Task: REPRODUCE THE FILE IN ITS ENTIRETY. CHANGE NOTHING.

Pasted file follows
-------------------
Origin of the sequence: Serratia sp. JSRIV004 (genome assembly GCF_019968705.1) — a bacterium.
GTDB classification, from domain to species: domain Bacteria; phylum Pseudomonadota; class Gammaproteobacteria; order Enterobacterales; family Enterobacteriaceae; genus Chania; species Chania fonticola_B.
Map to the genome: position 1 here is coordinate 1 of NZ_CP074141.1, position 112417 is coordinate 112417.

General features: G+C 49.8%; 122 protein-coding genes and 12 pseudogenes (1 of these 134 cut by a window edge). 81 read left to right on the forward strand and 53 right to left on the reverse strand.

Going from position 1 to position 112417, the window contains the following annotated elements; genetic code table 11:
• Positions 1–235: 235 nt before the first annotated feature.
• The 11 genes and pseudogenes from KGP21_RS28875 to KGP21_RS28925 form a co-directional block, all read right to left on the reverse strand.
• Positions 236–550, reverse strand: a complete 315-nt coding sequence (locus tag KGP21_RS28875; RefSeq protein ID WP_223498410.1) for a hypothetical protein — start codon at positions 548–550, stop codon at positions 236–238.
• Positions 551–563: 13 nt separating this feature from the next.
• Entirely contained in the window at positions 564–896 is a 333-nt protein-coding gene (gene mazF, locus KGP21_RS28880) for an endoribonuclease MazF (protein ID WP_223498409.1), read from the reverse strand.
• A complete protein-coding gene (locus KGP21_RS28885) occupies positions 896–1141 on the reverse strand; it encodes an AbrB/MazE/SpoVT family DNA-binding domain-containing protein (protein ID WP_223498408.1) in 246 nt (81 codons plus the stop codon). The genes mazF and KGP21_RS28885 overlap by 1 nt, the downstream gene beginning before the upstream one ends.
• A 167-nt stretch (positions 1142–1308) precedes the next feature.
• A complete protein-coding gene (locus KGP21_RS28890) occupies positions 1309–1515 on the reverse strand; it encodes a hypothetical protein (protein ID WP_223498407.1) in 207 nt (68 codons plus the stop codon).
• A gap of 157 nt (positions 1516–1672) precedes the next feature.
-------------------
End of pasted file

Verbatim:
Origin of the sequence: Serratia sp. JSRIV004 (genome assembly GCF_019968705.1) — a bacterium.
GTDB classification, from domain to species: domain Bacteria; phylum Pseudomonadota; class Gammaproteobacteria; order Enterobacterales; family Enterobacteriaceae; genus Chania; species Chania fonticola_B.
Map to the genome: position 1 here is coordinate 1 of NZ_CP074141.1, position 112417 is coordinate 112417.

General features: G+C 49.8%; 122 protein-coding genes and 12 pseudogenes (1 of these 134 cut by a window edge). 81 read left to right on the forward strand and 53 right to left on the reverse strand.

Going from position 1 to position 112417, the window contains the following annotated elements; genetic code table 11:
• Positions 1–235: 235 nt before the first annotated feature.
• The 11 genes and pseudogenes from KGP21_RS28875 to KGP21_RS28925 form a co-directional block, all read right to left on the reverse strand.
• Positions 236–550, reverse strand: a complete 315-nt coding sequence (locus tag KGP21_RS28875; RefSeq protein ID WP_223498410.1) for a hypothetical protein — start codon at positions 548–550, stop codon at positions 236–238.
• Positions 551–563: 13 nt separating this feature from the next.
• Entirely contained in the window at positions 564–896 is a 333-nt protein-coding gene (gene mazF, locus KGP21_RS28880) for an endoribonuclease MazF (protein ID WP_223498409.1), read from the reverse strand.
• A complete protein-coding gene (locus KGP21_RS28885) occupies positions 896–1141 on the reverse strand; it encodes an AbrB/MazE/SpoVT family DNA-binding domain-containing protein (protein ID WP_223498408.1) in 246 nt (81 codons plus the stop codon). The genes mazF and KGP21_RS28885 overlap by 1 nt, the downstream gene beginning before the upstream one ends.
• A 167-nt stretch (positions 1142–1308) precedes the next feature.
• A complete protein-coding gene (locus KGP21_RS28890) occupies positions 1309–1515 on the reverse strand; it encodes a hypothetical protein (protein ID WP_223498407.1) in 207 nt (68 codons plus the stop codon).
• A gap of 157 nt (positions 1516–1672) precedes the next feature.